B-complex vitamins play a key role in your health and well-being. These nutrients regulate energy metabolism, glucose uptake, red blood cell formation and more. Vitamin B-1, or thiamine, is no exception; its role is to help your body convert dietary nutrients into energy. Some foods and supplements contain synthetic vitamin B-1 or thiamine mononitrate, which may cause mild adverse reactions.
Even though thiamine is generally safe, it may cause allergic reactions and mild side effects. Talk to your doctor before taking this supplement.
What Is Vitamin B-1?
This water-soluble vitamin supports energy production and optimum neural functioning. It also helps maintain the integrity and viability of your cells.
After ingestion, vitamin B-1 is absorbed into the blood from the gastrointestinal tract. Some of it is stored in the liver for up to 18 days. Your body's ability to store it is limited, so make sure you eat foods rich in this nutrient regularly.
Whole grains, rice, black beans, sesame seeds, nuts and most legumes are naturally high in this nutrient. Some foods, such as grains and breakfast cereals, are fortified with thiamine mononitrate.
The Role of Thiamine Mononitrate
Certain illnesses and metabolic disorders can affect your body's ability to absorb and metabolize thiamine. These include diabetes, Crohn's disease, HIV, hepatic insufficiency, hyperthyroidism and others, according to the MSD Manual. Alcoholics, pregnant and nursing women, athletes and babies breastfed by thiamine-deficient mothers have a higher risk of developing vitamin B-1 deficiency.
Over time, thiamine deficiency can lead to more serious disorders, such as Wernicke-Korsakoff syndrome and beriberi. The latter, for instance, causes pain, tingling, mental confusion, loss of muscle function, shortness of breath and other symptoms. If left unaddressed, it may result in memory loss and delusions.
The good news is that most problems associated with vitamin B-1 deficiency can be prevented or reversed. According to a 2018 case report published in the journal Medicine, thiamine administration may help reverse wet beriberi with multiple organ failure. Subjects who received thiamine injections experienced dramatic improvements within minutes to hours.
However, thiamine shots are only prescribed in severe cases. If you have mild symptoms of vitamin B-1 deficiency, try to get more thiamine in your diet. The thiamine mononitrate in food products can help prevent deficiencies and boost your nutritional intake.
Manufacturers often use this additive to compensate for vitamin B-1 losses during processing. According to a 2018 report published in Food Research International, thiamine mononitrate can fortify and enrich food products. This synthetic nutrient is also available in supplement form, including lozenges, tablets and liquid drops.
Is Thiamine Mononitrate Safe?
Vitamin B-1 in its natural form is unlikely to cause any adverse reactions. Large doses may cause stomach upset, as Penn State Hershey Milton S. Hershey Medical Center points out. The same source states that daily doses of 50 to 100 milligrams of thiamine in supplement form are safe — however, you should consult your doctor before using it.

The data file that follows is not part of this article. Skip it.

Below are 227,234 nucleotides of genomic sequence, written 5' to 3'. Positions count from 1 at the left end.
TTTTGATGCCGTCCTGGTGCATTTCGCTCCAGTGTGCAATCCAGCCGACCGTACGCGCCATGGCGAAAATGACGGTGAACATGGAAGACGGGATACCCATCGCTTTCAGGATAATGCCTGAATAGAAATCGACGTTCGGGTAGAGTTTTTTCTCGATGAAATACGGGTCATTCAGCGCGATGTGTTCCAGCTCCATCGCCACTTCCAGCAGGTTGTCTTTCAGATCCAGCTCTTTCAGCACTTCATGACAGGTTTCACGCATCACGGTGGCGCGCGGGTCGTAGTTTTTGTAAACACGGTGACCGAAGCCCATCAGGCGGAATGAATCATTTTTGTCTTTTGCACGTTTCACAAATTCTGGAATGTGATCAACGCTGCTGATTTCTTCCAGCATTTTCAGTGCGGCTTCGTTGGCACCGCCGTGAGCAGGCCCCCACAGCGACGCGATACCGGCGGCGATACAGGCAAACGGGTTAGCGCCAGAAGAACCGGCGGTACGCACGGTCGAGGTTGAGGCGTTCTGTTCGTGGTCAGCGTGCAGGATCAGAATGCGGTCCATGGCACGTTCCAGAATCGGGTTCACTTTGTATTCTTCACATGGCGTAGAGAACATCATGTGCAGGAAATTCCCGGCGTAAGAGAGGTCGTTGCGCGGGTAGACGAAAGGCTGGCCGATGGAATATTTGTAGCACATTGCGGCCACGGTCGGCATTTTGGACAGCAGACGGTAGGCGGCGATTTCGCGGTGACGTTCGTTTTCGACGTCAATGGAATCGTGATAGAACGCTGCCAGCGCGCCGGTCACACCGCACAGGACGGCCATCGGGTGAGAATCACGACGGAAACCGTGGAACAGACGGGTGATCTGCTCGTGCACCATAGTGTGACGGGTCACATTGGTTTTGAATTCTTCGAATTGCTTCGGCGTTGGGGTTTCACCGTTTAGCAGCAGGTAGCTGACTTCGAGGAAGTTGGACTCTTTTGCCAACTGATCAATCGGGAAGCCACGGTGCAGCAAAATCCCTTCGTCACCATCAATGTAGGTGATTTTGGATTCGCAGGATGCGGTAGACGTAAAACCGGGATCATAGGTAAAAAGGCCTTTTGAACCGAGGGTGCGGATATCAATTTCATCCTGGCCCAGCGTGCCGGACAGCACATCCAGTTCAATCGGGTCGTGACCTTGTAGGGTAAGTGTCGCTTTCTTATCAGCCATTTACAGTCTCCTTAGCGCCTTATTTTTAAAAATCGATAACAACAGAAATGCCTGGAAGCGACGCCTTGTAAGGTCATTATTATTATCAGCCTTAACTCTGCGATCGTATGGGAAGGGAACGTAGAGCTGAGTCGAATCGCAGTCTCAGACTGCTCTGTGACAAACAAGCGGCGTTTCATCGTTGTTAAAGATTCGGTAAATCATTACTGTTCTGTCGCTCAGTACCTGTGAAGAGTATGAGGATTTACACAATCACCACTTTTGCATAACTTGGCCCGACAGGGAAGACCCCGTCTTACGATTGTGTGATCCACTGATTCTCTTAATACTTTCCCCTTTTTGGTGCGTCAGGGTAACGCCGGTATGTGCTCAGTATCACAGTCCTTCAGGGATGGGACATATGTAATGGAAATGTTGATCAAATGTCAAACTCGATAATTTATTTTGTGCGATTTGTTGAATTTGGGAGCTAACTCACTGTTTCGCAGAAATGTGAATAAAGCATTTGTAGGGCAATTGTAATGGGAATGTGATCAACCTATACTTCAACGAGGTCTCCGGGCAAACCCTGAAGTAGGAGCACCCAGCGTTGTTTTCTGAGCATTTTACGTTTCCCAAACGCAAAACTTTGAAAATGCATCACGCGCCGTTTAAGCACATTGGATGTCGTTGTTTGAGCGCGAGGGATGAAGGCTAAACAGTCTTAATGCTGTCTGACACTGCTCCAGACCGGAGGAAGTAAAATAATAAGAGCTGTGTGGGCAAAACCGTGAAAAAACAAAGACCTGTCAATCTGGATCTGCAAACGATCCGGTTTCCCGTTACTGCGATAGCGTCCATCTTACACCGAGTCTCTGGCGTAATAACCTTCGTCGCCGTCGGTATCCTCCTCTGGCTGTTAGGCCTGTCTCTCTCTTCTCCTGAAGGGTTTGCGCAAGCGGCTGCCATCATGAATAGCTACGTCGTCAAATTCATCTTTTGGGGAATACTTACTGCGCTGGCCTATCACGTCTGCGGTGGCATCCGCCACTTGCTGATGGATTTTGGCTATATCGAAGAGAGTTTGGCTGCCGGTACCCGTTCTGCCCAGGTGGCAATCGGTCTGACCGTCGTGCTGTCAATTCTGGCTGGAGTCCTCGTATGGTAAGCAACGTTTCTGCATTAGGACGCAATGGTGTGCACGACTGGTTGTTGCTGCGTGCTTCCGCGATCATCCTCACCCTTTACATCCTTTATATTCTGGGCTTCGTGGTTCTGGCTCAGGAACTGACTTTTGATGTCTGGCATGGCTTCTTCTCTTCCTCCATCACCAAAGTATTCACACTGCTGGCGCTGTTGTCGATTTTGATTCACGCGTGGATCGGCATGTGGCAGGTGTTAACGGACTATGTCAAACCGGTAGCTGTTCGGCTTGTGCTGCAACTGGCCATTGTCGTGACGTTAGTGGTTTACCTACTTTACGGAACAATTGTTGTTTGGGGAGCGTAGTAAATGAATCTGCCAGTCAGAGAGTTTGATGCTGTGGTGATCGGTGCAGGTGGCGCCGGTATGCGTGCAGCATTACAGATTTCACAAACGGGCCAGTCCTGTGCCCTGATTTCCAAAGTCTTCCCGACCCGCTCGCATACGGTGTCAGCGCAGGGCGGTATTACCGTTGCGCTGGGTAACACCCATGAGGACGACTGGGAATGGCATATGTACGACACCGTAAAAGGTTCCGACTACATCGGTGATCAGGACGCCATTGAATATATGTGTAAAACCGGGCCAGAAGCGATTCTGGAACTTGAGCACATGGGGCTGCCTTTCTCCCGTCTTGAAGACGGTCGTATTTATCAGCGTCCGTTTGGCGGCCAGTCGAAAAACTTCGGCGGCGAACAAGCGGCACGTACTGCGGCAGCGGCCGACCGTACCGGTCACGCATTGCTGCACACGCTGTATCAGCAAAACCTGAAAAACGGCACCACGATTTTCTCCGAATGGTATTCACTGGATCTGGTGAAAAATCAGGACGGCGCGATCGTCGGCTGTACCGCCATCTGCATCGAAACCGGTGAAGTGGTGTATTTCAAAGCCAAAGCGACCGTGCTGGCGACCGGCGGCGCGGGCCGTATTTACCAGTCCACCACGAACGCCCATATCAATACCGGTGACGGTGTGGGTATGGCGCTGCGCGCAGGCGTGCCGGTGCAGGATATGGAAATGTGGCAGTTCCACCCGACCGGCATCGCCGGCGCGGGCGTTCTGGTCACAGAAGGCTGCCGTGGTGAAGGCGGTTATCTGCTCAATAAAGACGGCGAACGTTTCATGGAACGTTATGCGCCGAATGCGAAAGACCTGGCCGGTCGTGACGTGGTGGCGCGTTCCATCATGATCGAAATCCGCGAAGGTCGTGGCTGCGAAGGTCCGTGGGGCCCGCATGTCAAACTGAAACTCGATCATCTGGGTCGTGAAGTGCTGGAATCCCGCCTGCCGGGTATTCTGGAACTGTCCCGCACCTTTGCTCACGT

A 2018 randomized control trial published in Pilot and Feasibility Studies confirms that thiamine side effects are not a reason for concern. According to researchers, vitamin B-1 supplements are a safe and affordable treatment for older patients with heart failure.
Can Thiamine Cause Allergic Reactions?
Some studies suggest that thiamine may trigger allergic reactions. According to a 2017 case report featured in the journal Allergology International, this is the most allergenic vitamin.
Severe reactions are rare, though. Some people may experience allergic dermatitis, urticaria, facial erythema and swelling. These side effects appear to be more common in those who receive thiamine injections.
This vitamin may also cause hives, itching, nausea, tightness of the throat, skin discoloration and other adverse reactions. Additionally, it can have mild to moderate interactions with certain drugs, such as roxithromycin, erythromycin and azithromycin.
Stay on the safe side and consult your doctor before taking thiamine supplements. Even though this nutrient is safe for most people, it still carries potential side effects.
- NCBI: Vitamin B1 (Thiamine)
- MSD Manual: Thiamin
- MedlinePlus: Beriberi
- NCBI: Wet Beriberi With Multiple Organ Failure Remarkably Reversed by Thiamine Administration
- Science Direct: Chemical Stability and Reaction Kinetics of Two Thiamine Salts (Thiamine Mononitrate and Thiamine Chloride Hydrochloride) in Solution
- Penn State Hershey Milton S. Hershey Medical Center: Vitamin B1 (Thiamine)
- NIH: Health Risks From Excessive Thiamin
- Pilot and Feasibility Studies: Thiamine Versus Placebo in Older Heart Failure Patients
- Allergology International: Urticaria by Thiamine (Vitamin B1)
- RxList: What Other Drugs Interact With Thiamine?